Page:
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Bubble-blowing flies also known as spittlebugs seem to me to be both odd and marvellous. Most but not all species of flies do this as well as other types of insects including some species of wasps and bees. Though it looks like bubble-blowing, the flies are rather engaging in the regurgitation of droplets of fluid. A droplet, which may be clear or opaque, appears at the end of the flyโ€™s proboscis (tongue). If watched for long enough, very slowly the fly appears to suck in and then regurgitate the fluid several times in succession.

So why do flies do this? It is not entirely certain why, but it has long been thought that it is most likely related to the digestive system and/or to do with thermoregulation.

So for example, in addition to droplet regurgitation being thought to be a mechanism to evaporate excess water from liquid food or as a thermoregulatory mechanism, it has also been suggested that it might be a mechanism for getting rid of toxic substances. It might also be part of complex interactions between plants and insects. In fruit flies there is evidence that it might be to do with the production of sexual pheromones in males to attract potential mates.

About Spittlebug

Have you ever noticed little black insects with red stripes hopping around your lawn? You may also notice a white, foamy substance covering parts of your grass, trees or other plants. If so, these little guys are called spittlebugs, and given the opportunity, they can cause significant damage to your grass. Found predominantly in centipede grass, spittlebugs, also referred to as froghoppers, are garden and turf insects that feed on the fluids found in your grass and ornamentals. Overtime, this can cause grass to turn yellow or brown and die.

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Spittlebug nymphs in particular are the most damaging for plants because they hatch and begin sucking the juices out of grass. Nymphs are usually a light brown or light green color with red eyes. Adult spittlebugs are about a quarter of an inch long and can be found in various colors such as black, brown or yellow. The adults feature big, round red eyes and sometimes have distinct red, yellow or orange stripes across their wings. The color and pattern found on spittlebugs depends on the species.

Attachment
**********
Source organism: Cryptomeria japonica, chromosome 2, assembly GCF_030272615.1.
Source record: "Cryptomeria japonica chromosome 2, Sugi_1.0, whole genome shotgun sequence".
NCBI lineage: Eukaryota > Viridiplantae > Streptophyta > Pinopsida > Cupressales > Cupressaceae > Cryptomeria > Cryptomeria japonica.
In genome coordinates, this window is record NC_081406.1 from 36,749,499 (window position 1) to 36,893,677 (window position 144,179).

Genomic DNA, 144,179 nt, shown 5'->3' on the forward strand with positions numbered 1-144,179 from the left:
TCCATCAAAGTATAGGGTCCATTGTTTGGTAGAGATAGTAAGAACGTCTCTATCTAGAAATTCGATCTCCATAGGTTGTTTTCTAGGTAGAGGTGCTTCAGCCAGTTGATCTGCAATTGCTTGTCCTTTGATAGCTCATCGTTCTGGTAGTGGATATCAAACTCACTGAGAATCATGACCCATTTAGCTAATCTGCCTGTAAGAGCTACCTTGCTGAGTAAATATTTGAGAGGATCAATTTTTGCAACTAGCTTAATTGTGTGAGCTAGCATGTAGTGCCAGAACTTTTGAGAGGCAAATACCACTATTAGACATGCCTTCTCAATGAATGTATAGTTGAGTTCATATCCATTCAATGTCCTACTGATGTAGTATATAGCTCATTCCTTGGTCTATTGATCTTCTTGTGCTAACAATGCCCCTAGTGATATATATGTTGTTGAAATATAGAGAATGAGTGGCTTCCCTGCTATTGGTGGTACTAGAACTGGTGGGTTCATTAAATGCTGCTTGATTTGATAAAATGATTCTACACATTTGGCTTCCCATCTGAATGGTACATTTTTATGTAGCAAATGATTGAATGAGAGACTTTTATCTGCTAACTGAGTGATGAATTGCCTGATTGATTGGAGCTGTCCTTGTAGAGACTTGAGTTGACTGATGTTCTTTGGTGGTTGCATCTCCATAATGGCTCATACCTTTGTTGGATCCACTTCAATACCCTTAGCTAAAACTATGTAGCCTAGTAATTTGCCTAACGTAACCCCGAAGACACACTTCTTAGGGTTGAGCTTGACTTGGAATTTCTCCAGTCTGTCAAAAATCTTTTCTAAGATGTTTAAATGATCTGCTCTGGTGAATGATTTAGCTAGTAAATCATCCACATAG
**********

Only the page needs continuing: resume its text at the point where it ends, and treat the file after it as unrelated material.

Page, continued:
The two-lined spittlebug is not a picky eater, though it cannot harm people or pets. It feeds on a variety of plants, piercing the stem or leaves with its mouthparts and sucking out the juices within. While it may not be picky, it does have favorites. Holly bushes are one food of choice for this pest and centipedegrass is another, so those growing this grass should keep an eye open. The protective spittle masses are usually close to the ground, so they may not be readily visible from above.

Signs of a Spittlebug Infestation

There are a couple of ways to notice or detect a spittlebug infestation. An easy way to tell is by simply walking through your lawn and observing if any spittlebugs start hopping around. By walking through the grass, you are disturbing the spittlebugs and they will begin hopping out of the way.

You may be able to notice spittlebug lawn damage as well. If you start seeing brown or discolored grass, this could potentially be a result of spittlebugs. Spittlebug nymphs pierce the plants and suck out the plant juices. This will stunt plant growth, leaving the grass or plants weakened and vulnerable to other environmental stressors. However, brown or yellow spots could also serve as indications of disease, chinch bugs or other insects, drought or heat damage.

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Lastly, a telltale sign of detecting a spittlebug infestation is by the presence of the previously mentioned white, frothy substance in the blades of grass or on garden ornamentals. These look like masses of sticky bubbles and theyโ€™re produced by spittlebug nymphs hiding from other predators.

Spittlebug Prevention and Treatment

There are a few various ways to prevent and treat a spittlebug infestation. These methods range from cultural, non-chemical control solutions and chemical products you can purchase to prevent and remove spittlebugs when infestations become severe.

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